Courtesy of Alan 'Tash' Lodge
Courtesy of Alan 'Tash' Lodge
Courtesy of Alan 'Tash' Lodge
Courtesy of Alan 'Tash' Lodge
Courtesy of Alan 'Tash' Lodge
Courtesy of Alan 'Tash' Lodge
Courtesy of Alan 'Tash' Lodge
Courtesy of Alan 'Tash' Lodge
Courtesy of Alan 'Tash' Lodge
Courtesy of Alan 'Tash' Lodge
Courtesy of Alan 'Tash' Lodge
Courtesy of Alan 'Tash' Lodge
Courtesy of Alan 'Tash' Lodge
Courtesy of Alan 'Tash' Lodge
Courtesy of Alan 'Tash' Lodge
Courtesy of Alan 'Tash' Lodge
Debbie Spiral
Debbie Spiral
Glastonbury Festival
Glastonbury Festival
Grace DIY
Grace DIY
Mark Spiral
Mark Spiral
Steve Bedlam
Steve Bedlam
1990, UK. The initial euphoria of the acid house orbital raves had waned after a government crack down. The energy, creativity and radical promise of the ‘second summer of love” assimilated into clubland, or commercial ‘rip off raves’ charging £50 a ticket.
And with the recession beginning to bite, the dream seemed over.
But a new underground began to emerge with a radical idea. Why not make these gatherings go beyond weekend hedonism, instead rejecting the conventional transactional relationship between party go-er and organiser and commercialism itself.
Why not make them - free parties?
Sound systems, such as Nottingham’s anarchic collective DiY, with their ‘everyone welcome’ attitude and London’s Spiral Tribe, with their secretive, cult-like image, started to appear across the country. Starting in small squats and ‘broken’ warehouses as an antidote to mainstream clubbing, they began to venture out into what was left of the free festival circuit, encountering a much older radical culture - New Age Travellers. Although badly bruised after Thatchers attempts to destroy them during the 1980s, they offered a glimpse of the freedom the urban ravers craved.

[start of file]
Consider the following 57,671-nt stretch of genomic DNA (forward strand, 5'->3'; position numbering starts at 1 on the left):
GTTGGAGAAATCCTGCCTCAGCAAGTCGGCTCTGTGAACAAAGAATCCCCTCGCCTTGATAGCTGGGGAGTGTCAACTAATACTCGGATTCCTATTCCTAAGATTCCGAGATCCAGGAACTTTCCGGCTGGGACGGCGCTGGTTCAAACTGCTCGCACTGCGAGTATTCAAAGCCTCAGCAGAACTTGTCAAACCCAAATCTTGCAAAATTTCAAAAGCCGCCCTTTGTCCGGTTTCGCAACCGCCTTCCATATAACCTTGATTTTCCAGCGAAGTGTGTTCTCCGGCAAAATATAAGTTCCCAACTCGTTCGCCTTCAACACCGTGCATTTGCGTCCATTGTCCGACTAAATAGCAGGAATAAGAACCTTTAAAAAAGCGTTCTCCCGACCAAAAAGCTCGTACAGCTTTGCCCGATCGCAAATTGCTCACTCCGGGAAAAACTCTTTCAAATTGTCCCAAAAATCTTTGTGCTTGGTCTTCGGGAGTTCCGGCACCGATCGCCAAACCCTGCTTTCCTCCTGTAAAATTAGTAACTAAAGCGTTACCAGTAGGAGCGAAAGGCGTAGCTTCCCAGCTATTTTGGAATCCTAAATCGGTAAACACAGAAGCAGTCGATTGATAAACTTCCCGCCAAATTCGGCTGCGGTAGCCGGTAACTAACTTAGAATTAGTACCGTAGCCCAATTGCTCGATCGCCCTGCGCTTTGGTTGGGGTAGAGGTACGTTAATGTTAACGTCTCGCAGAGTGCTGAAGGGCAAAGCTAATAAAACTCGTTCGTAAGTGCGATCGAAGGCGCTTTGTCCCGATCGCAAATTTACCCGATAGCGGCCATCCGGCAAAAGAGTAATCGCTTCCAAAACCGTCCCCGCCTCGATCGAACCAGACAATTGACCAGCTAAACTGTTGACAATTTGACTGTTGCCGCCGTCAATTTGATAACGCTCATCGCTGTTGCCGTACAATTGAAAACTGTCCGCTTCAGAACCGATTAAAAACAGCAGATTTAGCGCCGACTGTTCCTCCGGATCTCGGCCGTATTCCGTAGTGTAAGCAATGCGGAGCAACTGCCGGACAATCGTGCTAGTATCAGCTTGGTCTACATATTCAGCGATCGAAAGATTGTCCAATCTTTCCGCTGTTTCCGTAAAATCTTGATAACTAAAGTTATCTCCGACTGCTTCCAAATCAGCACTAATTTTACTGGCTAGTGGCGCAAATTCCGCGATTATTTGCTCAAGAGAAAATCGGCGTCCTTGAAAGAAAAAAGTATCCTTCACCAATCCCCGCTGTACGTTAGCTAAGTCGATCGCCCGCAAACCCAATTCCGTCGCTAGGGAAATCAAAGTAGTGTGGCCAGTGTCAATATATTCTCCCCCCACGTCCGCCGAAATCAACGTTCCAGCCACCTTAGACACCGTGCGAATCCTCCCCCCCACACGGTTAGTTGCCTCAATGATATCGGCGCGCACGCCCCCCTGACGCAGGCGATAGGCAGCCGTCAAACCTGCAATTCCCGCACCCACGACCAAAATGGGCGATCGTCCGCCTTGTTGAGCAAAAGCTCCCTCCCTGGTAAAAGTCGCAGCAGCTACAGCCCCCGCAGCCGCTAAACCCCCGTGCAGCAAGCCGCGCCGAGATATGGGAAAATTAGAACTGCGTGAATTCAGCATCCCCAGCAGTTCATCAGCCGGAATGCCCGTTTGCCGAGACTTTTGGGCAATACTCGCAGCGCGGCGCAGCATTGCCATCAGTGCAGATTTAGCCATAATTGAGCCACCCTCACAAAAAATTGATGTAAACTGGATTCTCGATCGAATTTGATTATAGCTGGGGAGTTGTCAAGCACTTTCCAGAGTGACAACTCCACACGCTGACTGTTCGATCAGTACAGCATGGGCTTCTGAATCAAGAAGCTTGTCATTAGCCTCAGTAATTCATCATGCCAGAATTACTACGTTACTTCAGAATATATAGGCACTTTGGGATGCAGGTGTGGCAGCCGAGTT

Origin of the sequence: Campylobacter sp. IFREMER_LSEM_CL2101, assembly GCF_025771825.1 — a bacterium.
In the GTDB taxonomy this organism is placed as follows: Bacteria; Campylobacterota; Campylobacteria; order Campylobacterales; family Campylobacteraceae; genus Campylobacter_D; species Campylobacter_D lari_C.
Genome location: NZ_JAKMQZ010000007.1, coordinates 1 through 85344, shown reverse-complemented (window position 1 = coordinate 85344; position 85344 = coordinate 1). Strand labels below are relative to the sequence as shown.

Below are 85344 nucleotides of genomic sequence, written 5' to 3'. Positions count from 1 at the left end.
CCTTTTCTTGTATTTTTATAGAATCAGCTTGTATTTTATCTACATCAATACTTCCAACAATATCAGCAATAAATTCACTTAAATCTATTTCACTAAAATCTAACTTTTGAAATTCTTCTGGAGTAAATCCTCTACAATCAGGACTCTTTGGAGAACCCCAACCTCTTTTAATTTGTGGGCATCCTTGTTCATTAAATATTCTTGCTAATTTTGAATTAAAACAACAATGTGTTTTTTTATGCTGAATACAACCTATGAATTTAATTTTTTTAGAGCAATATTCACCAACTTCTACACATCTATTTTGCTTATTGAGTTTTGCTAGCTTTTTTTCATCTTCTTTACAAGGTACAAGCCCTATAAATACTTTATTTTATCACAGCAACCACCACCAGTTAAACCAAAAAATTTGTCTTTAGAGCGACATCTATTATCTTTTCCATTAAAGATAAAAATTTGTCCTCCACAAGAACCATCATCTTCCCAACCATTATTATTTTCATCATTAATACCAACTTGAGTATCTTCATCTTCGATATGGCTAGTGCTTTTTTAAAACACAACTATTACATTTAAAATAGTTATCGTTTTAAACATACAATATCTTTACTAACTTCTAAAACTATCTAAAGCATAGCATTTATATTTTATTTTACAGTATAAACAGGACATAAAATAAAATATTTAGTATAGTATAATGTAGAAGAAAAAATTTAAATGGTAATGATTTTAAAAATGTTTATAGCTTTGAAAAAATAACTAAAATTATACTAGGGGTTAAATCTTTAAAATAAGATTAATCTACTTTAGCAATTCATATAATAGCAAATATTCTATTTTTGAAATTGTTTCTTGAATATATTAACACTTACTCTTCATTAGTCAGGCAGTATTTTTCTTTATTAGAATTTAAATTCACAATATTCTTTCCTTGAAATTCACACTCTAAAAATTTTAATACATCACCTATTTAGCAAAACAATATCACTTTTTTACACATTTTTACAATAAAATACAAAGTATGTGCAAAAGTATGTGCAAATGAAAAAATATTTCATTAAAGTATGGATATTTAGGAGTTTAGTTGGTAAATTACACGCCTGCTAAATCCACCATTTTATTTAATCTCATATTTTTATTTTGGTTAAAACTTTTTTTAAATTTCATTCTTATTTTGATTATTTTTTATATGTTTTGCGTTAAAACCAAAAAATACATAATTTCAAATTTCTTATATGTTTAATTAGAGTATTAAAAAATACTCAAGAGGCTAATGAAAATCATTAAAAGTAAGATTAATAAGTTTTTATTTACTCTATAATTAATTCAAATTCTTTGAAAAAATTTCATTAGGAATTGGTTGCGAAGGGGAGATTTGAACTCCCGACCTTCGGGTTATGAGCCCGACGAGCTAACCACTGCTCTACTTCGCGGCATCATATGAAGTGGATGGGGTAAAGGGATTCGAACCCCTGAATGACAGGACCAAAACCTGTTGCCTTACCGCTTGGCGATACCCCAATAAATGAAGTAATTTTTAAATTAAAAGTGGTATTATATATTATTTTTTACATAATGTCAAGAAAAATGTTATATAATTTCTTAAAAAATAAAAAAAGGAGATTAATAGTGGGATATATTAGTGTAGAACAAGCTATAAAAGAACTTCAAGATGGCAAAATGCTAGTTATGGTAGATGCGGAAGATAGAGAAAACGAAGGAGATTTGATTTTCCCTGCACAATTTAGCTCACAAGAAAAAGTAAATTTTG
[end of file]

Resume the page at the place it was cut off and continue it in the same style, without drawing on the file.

“We met these travellers at Glastonbury 1990, and it just … clicked’ - Harry DiY
At first this meeting of travellers and ravers was problematic, as formerly family events began to turn into 72 hour raves. But gradually, the two tribes began to merge, and these free festivals began growing in numbers, from hundreds, to thousands, to tens of thousands, through word of mouth alone. This culminated at Castlemorton Common in May 1992. Headline TV news for a week, between 20-60,000 ravers and travellers partied for 7 days. The media now had its folk devils of the day.
The British establishment cracked down heavily with both force and legislation, arresting various members of Spiral Tribe and other sound systems and eventually changing the law with the draconian criminal justice act (CJB). Everyday people inspired by an idea, had come up against the state, and lost. For now.
Police oppression and violence forced travellers, Spiral Tribe and other sound systems out to the newly established EU and around the world, where they took their buses and sound systems on the road, inspiring a generation of local youth to create utopias of their own, including the enormous ‘Teknivals’. DiY meanwhile headed for San Francisco, connecting with the remnants of the merry prankster generation.
30 years later, dance music and festival culture is the dominant youth medium, from Glastonbury, to Coachella. But with a rise in authoritarian regimes, endless austerity, as well as global issues such as climate breakdown, we see a resurgent radical culture, with its roots in the free parties of the 90s, including Extinction Rebellion, as well as politicised illegal raving gathering in pace and size, from Glasgow to Gaza.
Free Party: A Folk History is a 5 act journey through those times to the present day. There is a huge and tested appetite for this story. Recently a taster was watched by 12k people in a day. Spiral Tribe alone have over 125k social followers around the globe.
The film is a unique look at how a pre-internet radical unifying youth culture exploded entirely through word of mouth and outside of the commercial mainstream and how that creative and radical energy is seeing a huge resurgence in the challenging political times we are in.

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